-- 50% Believe Economic Conditions are Biggest Threat to Growth --
Oct. 11, 2013
/PRNewswire-USNewswire/ -- While 65% of women-owned and led businesses experienced positive growth in the first half of 2013, there are still major concerns about the economic climate. According to the results of the Women Presidents' Organization 2013 Economic Impact Survey, released today, half (50%) of WPO members in the nonprofit, peer advisory group for owners of multi-million dollar companies believe that economic conditions are the single biggest threat to their bottom line growth. By comparison, 34% were concerned with economic conditions in 2012. The annual Economic Impact Survey, sponsored by KeyBank's
program, focuses on growth, economic stability and future outlook of women-owned and led businesses around the world.
(You can view an infographic of the results here.)
This year's survey found 69% are optimistic in terms of 2013 financial performance to date, relative to 2012. In 2012, 71 percent were optimistic about their financial performance, relative to their performance in 2011.
Beyond economic climate, 32% of WPO members cited competition as a key concern, while another 32% said that human resources -- namely hiring and retaining good employees -- is an issue that impacts their revenue.
Despite HR concerns, 50% of women-owned and led businesses have hired new employees, and 63% have actually increased their employees' salaries in 2013. A whopping 88% of women-led companies provide health insurance -- a stark contrast to the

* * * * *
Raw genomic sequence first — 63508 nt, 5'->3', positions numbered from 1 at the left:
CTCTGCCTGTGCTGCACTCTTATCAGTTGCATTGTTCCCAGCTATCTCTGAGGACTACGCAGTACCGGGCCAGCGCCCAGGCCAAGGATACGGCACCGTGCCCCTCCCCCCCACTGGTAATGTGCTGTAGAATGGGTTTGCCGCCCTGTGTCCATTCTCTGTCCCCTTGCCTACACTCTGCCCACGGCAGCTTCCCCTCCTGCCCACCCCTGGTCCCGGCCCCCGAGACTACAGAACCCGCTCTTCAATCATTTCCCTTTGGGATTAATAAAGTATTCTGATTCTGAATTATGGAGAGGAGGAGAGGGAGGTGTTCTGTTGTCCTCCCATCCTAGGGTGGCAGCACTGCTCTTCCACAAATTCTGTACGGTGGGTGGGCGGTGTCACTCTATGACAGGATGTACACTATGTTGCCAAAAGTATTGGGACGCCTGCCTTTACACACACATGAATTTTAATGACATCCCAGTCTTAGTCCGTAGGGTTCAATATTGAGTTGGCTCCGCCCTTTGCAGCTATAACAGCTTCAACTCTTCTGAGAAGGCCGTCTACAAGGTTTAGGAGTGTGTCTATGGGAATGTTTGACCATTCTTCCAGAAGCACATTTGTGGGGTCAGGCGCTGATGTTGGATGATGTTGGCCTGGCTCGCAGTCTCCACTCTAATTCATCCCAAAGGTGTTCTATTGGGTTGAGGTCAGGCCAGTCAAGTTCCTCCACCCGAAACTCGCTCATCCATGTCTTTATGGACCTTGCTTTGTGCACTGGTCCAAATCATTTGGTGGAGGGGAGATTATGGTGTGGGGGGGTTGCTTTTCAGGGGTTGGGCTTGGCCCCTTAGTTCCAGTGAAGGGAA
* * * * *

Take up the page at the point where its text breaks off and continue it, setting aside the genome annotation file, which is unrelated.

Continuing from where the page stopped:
52% national average
-- which has been declining since 2000.
When it comes to salary, business ownership can be lucrative: 76% of WPO members currently make at least six figures, and 28% have received a salary increase this year, further separating themselves from the statistic that women earn
on the dollar compared to men.
"Women face plenty of challenges in starting and running businesses, but our WPO members are those women who have gone above and beyond and reached the pinnacle of success to lead multi-million dollar companies," said Dr.
, Ph.D., president and founder of the WPO. "It's reassuring to see that despite economic conditions and decreased optimism, these women are still hiring, providing salary increases, offering health insurance and taking care of their employees in the face of uncertainty. It's an example that all business leaders should follow."
said the survey results highlight the continuing significant role and economic impact of women-owned small businesses. More than 70% of survey respondents own or operate businesses with up to
"The WPO Economic Impact Survey reflects what we are seeing and hearing from our clients as we help them identify the right solutions to their changing challenges," Seidenwand said. "Women-owned businesses – small and large – that forged through the economic downtown are still helping to drive the economic recovery by expanding operations and payroll."